A few words about my experiences with Artemisia Foundation

Maxim Lando


Four years ago, the very first Artemisia Foundation session I ever attended left the most
incredible lasting impression on me. We met inside the magnificent Sprague Hall at Yale
University; listened to truly inspiring words from Dean Blocker, who we had the privilege to also share a lunch with later in the day; and then the most amazing part - we visited the Yale Historic Instrument Collection. This experience at the Instrument Collection was eye-opening (or perhaps ear-opening) for me! We tried numerous keyboard instruments from different time periods, but the one that I truly fell in love with was a piano that Franz Liszt hand selected for Wagner’s home. Dean Blocker informed me that Liszt in fact visited Wagner’s home numerous times, playing on the very piano that I was allowed to try. At the time (I was eleven years old), I didn’t want to ever wash my hands after playing “Liszt’s piano” (don’t worry, I did). It was a fascinating experience because the piano was not actually easy to play for someone accustomed to a modern piano. The action was very different (required less weight, more difficult to control), but somehow the colors and sounds of the piano were magical to me.

During the next four years, more Artemisia sessions followed. We talked about music and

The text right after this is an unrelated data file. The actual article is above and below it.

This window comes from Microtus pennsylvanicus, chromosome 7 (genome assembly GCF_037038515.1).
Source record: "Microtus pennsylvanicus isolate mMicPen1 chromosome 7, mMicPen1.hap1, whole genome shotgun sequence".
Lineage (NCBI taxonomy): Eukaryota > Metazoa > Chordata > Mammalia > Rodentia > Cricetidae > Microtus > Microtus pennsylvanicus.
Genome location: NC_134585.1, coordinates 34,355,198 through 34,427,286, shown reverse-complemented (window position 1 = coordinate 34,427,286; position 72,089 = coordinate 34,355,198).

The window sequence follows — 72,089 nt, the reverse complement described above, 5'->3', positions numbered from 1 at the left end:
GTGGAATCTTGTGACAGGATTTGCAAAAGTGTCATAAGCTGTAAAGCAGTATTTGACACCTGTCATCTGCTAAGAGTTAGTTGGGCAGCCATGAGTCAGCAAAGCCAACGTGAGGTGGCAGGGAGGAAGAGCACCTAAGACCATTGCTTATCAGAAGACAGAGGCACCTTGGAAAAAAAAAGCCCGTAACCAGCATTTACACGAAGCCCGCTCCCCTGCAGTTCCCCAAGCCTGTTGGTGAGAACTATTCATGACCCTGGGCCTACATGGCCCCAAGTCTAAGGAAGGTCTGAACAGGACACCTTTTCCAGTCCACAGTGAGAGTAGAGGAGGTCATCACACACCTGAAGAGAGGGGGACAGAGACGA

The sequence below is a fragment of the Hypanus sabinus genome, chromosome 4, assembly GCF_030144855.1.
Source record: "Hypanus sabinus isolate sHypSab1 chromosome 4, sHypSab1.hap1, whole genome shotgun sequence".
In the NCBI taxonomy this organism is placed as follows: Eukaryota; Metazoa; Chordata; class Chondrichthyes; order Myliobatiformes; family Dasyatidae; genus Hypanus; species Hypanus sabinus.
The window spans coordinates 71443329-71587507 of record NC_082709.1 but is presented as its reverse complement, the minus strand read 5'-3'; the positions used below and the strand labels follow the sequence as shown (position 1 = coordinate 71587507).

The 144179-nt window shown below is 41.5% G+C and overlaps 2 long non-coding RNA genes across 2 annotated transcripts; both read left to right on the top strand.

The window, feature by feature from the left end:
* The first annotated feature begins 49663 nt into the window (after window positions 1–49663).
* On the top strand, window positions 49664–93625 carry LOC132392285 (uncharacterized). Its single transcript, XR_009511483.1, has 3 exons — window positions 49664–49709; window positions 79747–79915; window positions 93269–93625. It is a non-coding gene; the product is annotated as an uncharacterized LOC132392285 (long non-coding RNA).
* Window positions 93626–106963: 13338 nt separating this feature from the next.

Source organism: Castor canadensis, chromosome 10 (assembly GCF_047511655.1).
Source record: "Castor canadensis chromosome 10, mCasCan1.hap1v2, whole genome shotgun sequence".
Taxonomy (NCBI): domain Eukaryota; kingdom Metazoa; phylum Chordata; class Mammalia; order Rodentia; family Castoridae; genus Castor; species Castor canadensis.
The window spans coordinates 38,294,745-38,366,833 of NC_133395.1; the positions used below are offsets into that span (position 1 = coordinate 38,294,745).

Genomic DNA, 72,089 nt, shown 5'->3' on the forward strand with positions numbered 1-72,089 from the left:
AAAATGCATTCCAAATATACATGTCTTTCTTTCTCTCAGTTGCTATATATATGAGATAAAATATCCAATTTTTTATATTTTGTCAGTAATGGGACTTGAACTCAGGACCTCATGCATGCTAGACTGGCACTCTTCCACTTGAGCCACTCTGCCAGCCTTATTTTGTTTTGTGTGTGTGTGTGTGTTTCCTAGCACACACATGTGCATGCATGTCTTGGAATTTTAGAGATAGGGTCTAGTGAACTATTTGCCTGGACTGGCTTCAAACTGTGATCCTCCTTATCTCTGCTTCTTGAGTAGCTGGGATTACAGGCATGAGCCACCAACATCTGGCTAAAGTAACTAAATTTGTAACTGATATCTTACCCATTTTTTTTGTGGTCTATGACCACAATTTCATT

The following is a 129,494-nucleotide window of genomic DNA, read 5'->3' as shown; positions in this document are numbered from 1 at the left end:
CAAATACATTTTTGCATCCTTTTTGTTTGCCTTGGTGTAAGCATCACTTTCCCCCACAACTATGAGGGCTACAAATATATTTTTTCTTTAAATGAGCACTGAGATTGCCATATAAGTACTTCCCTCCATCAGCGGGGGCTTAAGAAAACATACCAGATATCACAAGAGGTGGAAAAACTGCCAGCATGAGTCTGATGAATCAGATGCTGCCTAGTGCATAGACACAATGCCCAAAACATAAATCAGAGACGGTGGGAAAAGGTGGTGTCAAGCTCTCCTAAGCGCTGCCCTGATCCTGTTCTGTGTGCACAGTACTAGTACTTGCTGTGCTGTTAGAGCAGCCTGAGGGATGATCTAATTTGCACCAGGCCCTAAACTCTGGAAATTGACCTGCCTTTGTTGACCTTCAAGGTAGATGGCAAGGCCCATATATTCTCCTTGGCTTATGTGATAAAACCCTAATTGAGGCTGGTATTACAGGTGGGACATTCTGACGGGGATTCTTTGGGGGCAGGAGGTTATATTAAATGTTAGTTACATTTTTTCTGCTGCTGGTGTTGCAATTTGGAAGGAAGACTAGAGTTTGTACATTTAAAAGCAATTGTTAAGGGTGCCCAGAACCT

visited museums; played masterclasses for luminaries such as Jerome Lowenthal, Hung-Kuan Chen, Robert McDonald, Veda Kaplinsky, and Boris Berman; learned, imagined, laughed, and supported each other. At one particularly difficult session, I felt as though I was the victim of a musical intervention. Veda Kaplinsky turned the focus of the entire session to my posture (both at the piano, and even my posture in general). While it felt brutal at the time (and even worse with emotional group hugs at the end), I came to realize that the experience was important. It is essential that as musicians we take care of our bodies, and it can only improve our playing to learn to relax somewhat and breath. For me every moment of music making is exciting, and there is some element of tension in even the most beautiful phrase. Since I feel this so strongly, I realize my work with posture and breathing will probably be an ongoing process throughout my life. I feel very thankful to Dr. Kaplinsky (for that particular session and additional ones later), always to Hung-Kuan Chen and Tema Blackstone, and to the Artemisia Foundation for giving me these incredible opportunities to view music, the world, and myself in new ways.